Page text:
I Rebel

“This is a rebellion, isn’t it? I rebel.” – Jyn Erso, Rogue One: A Star Wars Story

“Give to The Emperor what belongs to The Emperor, and give to God what belongs to God.” – Jesus

 

Jesus was a peasant, living in the Roman Empire’s provinces of Palestine and Judea. He gathered a group of followers, by healing, doing miracles, and interpreting religious and ethical codes. He was an apocalyptic thinker who believed that the world and The Empire would end soon. He led nonviolent symbolic assaults on what he saw as the corrupt systems of power.

The Empire arrested him[1], tortured him, and executed him publicly as a deterrent to other rebels and insurrectionists. His followers regrouped and kept Jesus’ movement alive. It spread throughout The Empire and was influenced by each region and ethnic group and context it mixed with.

For a while The Empire tried to kill the movement, but that failed. And so The Empire, in a brilliant move, adopted the movement and deified its dead insurrectionist leader[2]. The rebel whom they had executed became its mascot. The Empire built a giant religious system which spread throughout the Western world, decorated with pictures of the executed man being tortured and executed.

The irony of this is astounding.[3]

The Empire decided what the acceptable beliefs and practices of that dead insurrectionist’s movement would be. And The Empire’s soldiers and priests tortured and executed people who didn’t agree, and went to war against the nations which didn’t share those beliefs. Again, this is ridiculous.

And now it’s 2016. I live in a continuation of that Empire. And I am a practitioner of an iteration of its religious system.

And … The more I learn about myself and the world, and the longer I follow the insurrectionist and learn to divest him from what The Empire has taught me about him, I choose not to agree to most of the beliefs and practices which support and reinforce what The Empire values. The Empire requires obedience and adherence. The Empire writes creeds and disciplines. The Empire helps the poor as it builds cathedrals. The Empire likes things big and powerful and efficient and successful. That’s the value system which killed the insurrectionist.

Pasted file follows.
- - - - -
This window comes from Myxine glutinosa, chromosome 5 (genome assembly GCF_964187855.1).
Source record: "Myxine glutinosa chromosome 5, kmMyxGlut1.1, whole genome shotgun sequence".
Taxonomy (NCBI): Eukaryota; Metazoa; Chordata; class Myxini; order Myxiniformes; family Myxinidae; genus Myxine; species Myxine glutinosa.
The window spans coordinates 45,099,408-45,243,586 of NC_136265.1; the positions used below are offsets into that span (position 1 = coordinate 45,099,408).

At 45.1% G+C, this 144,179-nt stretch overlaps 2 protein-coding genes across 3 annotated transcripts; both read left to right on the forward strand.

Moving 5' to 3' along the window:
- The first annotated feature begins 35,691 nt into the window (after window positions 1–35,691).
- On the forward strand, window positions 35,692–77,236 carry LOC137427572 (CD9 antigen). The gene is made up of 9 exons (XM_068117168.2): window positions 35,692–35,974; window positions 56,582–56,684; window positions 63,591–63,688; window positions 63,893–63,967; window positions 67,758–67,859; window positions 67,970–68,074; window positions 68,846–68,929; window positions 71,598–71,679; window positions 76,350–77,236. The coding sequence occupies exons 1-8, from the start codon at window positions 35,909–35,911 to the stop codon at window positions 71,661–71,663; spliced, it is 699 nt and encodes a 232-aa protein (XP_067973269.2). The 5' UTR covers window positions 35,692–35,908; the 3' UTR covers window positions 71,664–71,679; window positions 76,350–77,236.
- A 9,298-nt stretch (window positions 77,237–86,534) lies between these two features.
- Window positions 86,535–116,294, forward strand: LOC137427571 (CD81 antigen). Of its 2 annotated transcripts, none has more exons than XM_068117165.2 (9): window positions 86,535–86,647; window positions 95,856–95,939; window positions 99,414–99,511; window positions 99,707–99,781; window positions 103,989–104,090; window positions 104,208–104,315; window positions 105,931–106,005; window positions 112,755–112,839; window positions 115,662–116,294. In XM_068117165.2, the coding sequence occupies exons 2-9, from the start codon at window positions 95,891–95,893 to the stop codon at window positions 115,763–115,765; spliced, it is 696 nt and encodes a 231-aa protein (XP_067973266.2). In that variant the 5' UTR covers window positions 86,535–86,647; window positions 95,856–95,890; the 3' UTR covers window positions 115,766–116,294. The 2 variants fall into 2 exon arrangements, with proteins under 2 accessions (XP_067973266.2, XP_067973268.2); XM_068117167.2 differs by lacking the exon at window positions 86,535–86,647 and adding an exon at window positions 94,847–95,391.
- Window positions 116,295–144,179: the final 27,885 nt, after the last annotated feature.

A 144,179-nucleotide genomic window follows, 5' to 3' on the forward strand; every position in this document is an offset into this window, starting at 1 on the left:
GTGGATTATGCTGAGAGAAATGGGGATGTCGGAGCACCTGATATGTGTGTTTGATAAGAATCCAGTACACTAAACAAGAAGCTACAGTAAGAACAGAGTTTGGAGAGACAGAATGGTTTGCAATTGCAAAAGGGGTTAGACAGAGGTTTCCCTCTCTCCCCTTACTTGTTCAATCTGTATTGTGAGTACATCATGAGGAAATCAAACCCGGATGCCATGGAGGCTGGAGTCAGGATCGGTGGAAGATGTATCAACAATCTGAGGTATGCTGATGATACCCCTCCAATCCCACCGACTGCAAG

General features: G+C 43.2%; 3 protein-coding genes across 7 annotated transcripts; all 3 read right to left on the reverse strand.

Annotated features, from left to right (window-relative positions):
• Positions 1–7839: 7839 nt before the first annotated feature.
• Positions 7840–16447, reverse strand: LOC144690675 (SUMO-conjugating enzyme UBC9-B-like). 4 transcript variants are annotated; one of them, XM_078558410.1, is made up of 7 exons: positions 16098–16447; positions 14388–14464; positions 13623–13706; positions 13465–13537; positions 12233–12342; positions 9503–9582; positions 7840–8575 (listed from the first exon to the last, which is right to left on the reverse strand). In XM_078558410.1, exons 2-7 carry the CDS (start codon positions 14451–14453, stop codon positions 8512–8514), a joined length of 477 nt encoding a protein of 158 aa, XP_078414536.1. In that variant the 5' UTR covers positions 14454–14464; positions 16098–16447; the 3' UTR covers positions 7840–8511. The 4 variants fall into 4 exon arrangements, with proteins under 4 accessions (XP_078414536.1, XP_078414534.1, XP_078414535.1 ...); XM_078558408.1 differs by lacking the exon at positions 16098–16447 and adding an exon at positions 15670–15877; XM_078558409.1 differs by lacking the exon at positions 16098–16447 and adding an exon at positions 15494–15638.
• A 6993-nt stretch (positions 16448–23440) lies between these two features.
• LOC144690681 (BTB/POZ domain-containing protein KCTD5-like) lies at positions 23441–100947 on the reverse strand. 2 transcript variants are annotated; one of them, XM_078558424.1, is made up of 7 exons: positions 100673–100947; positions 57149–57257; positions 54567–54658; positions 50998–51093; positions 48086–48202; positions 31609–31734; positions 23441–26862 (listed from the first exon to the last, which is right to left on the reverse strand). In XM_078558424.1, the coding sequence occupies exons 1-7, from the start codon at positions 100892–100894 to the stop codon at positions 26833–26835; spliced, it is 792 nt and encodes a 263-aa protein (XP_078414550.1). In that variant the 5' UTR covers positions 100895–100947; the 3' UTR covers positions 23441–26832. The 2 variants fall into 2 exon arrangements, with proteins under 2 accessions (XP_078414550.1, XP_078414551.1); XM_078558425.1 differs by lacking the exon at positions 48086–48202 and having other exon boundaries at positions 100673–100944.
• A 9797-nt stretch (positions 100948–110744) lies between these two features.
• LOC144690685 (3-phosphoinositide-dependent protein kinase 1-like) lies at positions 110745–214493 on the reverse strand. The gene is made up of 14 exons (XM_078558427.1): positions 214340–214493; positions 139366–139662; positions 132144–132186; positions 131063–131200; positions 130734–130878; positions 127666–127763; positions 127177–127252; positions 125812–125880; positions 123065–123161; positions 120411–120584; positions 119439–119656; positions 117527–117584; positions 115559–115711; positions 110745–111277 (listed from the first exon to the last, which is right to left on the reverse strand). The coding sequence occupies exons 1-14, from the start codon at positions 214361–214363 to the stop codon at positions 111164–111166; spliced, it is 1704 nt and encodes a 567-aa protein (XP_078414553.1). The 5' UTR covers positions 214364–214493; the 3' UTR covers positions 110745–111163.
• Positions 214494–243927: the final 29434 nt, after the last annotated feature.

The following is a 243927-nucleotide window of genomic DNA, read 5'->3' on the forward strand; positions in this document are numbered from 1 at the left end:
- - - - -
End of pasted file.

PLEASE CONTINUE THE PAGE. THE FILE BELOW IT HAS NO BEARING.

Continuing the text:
So, like him, I rebel.

I am a teacher for a small group of people. We distrust power systems. We avoid the spotlight. We work to counteract The Empire’s dehumanizing and oppressive practices. Because we are all children of The Empire, we must continually ask: How can I know what’s oppressive and what’s life-giving? What’s soul-risking, what’s seductive? What seems benign but is actually cancerous? Is what I’m worshipping and following truly the God that Jesus worshipped and followed, or is it what The Empire taught me and told me was God?

I keep asking myself, about my actions, purchases, and choices, what the insurrectionist asked:  Does this belong to The Empire? Or does this belong to God?

It is hard work. … Merry Christmas,

[1] Some will argue it was the religious leaders who arrested Jesus rather than the Empire, but the Empire built the Temple where the religious leaders worked, and appointed their King and their High Priest, so, let’s be clear as to who owns the house.
[2] And, if he’s a god, then he isn’t really a person anymore, or a social operative, or a troublemaker; he’s an abstraction.
[3] When a super-successful general becomes Emperor and he co-opts a religion and starts building monuments to its leader, nobody much worries about the irony; instead, they convert to that religion.

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